What medical conditions are associated with insulin resistance? While the metabolic syndrome links insulin resistance with abdominal obesity, elevated cholesterol, and high blood pressure; several other medical other conditions are specifically associated with insulin resistance. Insulin resistance may contribute to the following conditions: Type 2 Diabetes: Overt diabetes may be the first sign insulin resistance is present. Insulin resistance can be noted long before type 2 diabetes develops. Individuals reluctant or unable to see a health-care professional often seek medical attention when they have already developed type 2 diabetes and insulin resistance. Fatty liver: Fatty liver is strongly associated with insulin resistance. Accumulation of fat in the liver is a manifestation of the disordered control of lipids that occurs with insulin resistance. Fatty liver associated with insulin resistance may be mild or severe. Newer evidence suggests fatty liver may even lead to cirrhosis of the liver and, possibly, liver cancer. Arteriosclerosis: Arteriosclerosis (also known as atherosclerosis) is a process of progressive thickening and hardening of the walls of medium-sized and large arteries. Arteriosclerosis is responsible for: Other risk factors for arteriosclerosis include: High levels of "bad" (LDL) cholesterol Diabetes mellitus from any cause Family history of arteriosclerosis Skin Lesions: Skin lesions include increased skin tags and a condition called acanthosis nigerians (AN). Acanthosis nigricans is a darkening and thickening of the skin, especially in folds such as the neck, under the arms, and in the groin. This condition is directly related to the insulin resistance, though the exact mechanism is not clear. Acanthosis nigricans is a cosmetic condition strongly Continue reading >>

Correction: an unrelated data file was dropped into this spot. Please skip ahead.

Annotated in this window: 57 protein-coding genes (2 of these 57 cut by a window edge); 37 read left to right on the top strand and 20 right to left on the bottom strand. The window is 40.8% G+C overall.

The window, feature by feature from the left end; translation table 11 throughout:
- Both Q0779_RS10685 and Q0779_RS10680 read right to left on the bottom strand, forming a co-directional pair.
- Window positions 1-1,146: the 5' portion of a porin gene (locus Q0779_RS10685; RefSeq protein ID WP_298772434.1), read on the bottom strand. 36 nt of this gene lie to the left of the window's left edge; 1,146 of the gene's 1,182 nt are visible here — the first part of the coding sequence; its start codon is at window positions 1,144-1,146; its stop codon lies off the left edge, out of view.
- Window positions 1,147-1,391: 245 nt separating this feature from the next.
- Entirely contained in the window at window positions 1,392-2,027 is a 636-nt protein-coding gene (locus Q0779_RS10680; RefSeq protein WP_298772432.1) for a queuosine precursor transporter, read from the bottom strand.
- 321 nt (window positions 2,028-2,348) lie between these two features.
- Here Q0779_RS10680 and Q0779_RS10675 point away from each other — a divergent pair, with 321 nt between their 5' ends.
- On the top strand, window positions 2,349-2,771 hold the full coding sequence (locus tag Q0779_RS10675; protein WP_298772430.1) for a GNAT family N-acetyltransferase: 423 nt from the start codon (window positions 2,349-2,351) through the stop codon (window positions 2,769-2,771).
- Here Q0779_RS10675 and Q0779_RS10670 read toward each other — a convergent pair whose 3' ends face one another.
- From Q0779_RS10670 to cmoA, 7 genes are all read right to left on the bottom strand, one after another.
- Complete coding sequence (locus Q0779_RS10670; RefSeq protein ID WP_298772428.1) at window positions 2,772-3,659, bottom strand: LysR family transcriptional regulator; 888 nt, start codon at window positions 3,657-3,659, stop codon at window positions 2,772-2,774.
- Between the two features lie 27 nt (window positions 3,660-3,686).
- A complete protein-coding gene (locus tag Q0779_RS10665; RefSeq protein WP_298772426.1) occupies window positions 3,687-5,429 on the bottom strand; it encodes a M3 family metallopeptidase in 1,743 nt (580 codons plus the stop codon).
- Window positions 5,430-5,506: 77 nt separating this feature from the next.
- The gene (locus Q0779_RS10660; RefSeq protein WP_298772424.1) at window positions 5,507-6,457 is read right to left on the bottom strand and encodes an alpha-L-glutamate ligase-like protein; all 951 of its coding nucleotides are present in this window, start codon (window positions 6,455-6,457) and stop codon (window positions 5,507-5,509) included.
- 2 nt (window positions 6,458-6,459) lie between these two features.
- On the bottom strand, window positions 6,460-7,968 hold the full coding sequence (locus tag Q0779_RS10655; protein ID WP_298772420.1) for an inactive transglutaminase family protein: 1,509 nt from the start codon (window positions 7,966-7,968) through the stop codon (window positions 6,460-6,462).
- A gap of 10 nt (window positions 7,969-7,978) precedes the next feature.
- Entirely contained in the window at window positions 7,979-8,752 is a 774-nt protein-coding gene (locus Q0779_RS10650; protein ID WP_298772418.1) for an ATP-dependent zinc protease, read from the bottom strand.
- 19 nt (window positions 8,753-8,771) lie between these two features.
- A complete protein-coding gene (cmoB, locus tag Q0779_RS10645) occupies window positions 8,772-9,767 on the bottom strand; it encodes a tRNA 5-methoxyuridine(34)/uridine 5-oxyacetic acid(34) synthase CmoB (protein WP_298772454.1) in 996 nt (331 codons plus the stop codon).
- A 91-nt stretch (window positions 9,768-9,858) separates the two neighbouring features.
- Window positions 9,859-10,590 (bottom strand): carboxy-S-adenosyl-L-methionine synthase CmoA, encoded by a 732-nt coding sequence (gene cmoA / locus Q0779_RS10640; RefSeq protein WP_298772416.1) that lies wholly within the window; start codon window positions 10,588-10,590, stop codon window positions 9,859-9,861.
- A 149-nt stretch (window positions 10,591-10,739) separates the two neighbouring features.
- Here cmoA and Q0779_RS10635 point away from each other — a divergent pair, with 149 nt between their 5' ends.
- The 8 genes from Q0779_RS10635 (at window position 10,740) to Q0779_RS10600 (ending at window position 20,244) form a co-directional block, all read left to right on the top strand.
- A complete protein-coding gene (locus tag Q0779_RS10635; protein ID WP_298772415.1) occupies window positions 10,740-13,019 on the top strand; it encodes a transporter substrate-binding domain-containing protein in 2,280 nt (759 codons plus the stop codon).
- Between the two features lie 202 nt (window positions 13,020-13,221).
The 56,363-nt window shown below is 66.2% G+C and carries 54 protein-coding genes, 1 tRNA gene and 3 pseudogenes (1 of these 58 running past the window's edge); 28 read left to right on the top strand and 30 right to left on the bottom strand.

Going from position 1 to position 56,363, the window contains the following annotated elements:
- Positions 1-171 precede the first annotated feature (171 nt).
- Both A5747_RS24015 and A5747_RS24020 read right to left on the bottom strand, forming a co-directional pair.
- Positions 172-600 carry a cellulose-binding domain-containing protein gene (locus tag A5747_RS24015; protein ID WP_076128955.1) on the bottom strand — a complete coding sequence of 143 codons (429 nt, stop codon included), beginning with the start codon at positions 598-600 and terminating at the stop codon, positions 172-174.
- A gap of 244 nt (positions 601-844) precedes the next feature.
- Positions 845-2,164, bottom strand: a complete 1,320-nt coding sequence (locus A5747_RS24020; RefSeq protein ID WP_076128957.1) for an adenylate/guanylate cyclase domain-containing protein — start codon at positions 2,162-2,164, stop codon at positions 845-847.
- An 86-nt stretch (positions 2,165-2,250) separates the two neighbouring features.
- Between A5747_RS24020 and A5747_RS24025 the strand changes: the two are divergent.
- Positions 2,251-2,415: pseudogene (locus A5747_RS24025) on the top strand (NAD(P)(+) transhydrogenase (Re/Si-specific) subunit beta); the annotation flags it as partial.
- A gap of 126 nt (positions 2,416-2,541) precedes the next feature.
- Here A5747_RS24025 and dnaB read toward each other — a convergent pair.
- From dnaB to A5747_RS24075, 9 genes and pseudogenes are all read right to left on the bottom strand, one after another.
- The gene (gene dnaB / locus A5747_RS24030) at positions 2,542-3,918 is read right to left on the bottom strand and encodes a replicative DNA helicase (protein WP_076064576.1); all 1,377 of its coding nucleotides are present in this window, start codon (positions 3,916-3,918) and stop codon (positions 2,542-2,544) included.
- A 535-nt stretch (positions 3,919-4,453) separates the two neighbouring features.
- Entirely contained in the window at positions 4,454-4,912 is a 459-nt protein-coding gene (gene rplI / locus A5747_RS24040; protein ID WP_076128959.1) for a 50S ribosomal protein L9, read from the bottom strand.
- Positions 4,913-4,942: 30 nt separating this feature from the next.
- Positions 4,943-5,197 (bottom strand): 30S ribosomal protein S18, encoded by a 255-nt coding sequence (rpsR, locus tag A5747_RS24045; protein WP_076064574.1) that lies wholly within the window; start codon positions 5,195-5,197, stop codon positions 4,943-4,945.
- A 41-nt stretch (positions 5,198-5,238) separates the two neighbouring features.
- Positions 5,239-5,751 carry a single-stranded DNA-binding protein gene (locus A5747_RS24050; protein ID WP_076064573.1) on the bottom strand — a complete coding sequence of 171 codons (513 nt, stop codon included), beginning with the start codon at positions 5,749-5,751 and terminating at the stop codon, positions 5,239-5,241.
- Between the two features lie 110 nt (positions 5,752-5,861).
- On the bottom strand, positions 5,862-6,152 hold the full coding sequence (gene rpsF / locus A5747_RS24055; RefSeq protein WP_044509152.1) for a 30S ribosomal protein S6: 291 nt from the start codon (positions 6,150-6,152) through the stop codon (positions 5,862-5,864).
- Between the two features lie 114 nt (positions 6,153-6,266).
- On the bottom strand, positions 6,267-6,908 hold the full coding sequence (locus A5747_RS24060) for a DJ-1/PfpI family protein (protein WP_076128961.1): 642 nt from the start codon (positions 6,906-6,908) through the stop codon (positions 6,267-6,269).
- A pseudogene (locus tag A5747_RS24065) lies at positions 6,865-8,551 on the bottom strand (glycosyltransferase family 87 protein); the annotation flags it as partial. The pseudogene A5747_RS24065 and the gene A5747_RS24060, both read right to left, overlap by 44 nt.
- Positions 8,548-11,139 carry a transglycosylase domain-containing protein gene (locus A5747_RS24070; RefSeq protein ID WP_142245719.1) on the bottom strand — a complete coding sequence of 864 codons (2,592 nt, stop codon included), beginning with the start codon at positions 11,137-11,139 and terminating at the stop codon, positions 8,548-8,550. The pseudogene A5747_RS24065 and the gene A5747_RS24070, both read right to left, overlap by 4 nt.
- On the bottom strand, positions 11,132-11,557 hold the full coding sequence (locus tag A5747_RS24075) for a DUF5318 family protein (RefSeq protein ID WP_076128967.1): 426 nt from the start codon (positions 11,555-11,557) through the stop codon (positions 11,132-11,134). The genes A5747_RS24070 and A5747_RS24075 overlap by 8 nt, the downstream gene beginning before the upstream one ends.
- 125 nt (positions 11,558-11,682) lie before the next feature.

Periods (menstruation) And Diabetes

Periods (menstruation) And Diabetes